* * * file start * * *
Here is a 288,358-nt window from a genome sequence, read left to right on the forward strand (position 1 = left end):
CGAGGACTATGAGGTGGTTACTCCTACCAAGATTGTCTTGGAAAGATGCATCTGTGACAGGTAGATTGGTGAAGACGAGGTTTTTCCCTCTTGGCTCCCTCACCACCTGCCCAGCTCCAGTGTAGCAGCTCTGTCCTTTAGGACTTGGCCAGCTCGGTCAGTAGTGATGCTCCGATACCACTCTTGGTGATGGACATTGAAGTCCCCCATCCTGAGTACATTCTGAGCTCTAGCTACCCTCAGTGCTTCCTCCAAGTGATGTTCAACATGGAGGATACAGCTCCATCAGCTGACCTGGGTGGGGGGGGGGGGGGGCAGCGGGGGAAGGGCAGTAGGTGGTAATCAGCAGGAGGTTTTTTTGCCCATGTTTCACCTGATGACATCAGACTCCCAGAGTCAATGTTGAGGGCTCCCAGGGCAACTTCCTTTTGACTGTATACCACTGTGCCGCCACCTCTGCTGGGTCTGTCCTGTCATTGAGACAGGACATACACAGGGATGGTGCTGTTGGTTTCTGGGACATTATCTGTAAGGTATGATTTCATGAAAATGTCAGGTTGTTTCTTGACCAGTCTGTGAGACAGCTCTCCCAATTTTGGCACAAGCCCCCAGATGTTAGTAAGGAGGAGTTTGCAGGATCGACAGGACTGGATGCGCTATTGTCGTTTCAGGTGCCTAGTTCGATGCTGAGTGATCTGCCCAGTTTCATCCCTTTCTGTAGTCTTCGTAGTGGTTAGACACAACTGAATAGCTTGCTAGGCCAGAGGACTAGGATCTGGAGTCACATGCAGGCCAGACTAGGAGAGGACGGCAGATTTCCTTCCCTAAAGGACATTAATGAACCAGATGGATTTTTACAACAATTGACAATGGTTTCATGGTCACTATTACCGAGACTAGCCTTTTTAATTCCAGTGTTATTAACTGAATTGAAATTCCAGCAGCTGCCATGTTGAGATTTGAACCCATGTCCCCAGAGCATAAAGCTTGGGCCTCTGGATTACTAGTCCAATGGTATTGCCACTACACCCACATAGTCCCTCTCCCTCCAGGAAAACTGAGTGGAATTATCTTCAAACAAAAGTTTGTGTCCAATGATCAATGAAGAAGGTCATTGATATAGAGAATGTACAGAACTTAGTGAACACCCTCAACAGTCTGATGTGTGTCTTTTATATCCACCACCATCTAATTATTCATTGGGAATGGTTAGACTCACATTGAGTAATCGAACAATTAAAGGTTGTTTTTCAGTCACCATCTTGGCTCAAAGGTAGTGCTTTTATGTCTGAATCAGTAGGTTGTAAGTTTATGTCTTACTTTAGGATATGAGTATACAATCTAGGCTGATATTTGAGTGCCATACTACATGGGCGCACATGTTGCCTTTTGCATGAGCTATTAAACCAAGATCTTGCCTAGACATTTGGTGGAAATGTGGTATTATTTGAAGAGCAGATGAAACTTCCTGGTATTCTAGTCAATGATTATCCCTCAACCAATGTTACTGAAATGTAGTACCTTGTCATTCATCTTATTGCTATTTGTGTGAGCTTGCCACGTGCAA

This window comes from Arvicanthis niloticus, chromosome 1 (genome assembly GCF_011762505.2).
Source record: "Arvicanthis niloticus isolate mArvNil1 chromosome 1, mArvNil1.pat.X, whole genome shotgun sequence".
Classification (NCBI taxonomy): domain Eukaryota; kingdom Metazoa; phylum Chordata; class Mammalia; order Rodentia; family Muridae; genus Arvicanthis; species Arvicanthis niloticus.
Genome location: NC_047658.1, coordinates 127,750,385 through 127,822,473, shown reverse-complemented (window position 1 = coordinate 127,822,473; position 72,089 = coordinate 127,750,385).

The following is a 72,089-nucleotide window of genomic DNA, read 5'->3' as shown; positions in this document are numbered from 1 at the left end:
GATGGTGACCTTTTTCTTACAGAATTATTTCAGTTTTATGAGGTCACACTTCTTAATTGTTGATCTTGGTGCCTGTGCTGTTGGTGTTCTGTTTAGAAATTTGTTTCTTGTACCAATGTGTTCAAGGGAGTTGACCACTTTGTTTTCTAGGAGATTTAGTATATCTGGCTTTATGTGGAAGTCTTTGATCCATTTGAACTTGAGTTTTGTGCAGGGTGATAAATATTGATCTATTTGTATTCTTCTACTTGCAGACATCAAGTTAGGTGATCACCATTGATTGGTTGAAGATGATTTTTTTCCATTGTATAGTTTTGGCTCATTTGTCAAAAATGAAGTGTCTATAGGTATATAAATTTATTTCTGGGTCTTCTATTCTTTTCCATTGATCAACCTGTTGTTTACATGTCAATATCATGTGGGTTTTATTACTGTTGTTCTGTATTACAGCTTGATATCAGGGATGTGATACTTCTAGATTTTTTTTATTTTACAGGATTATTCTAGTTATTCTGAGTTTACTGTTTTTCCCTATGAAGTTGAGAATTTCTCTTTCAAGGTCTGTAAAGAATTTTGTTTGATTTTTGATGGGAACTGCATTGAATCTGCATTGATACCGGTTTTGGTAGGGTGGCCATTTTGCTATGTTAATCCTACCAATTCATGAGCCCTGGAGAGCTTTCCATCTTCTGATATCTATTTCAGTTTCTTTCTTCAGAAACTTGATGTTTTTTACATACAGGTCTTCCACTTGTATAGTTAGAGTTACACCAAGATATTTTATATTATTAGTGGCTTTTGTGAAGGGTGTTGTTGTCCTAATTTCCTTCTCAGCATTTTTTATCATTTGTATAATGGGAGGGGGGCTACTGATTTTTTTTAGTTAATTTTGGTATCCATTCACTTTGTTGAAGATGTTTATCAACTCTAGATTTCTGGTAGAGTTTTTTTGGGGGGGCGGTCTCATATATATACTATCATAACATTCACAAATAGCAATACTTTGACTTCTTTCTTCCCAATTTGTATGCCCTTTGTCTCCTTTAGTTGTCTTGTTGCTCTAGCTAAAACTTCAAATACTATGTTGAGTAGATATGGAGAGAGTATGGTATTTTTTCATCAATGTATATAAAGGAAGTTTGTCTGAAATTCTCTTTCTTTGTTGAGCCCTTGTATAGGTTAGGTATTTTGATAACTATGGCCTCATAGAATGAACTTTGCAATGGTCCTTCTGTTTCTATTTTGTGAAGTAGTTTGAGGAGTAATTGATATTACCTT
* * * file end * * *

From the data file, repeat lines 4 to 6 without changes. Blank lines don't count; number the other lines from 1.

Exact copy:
Source record: "Arvicanthis niloticus isolate mArvNil1 chromosome 1, mArvNil1.pat.X, whole genome shotgun sequence".
Classification (NCBI taxonomy): domain Eukaryota; kingdom Metazoa; phylum Chordata; class Mammalia; order Rodentia; family Muridae; genus Arvicanthis; species Arvicanthis niloticus.
Genome location: NC_047658.1, coordinates 127,750,385 through 127,822,473, shown reverse-complemented (window position 1 = coordinate 127,822,473; position 72,089 = coordinate 127,750,385).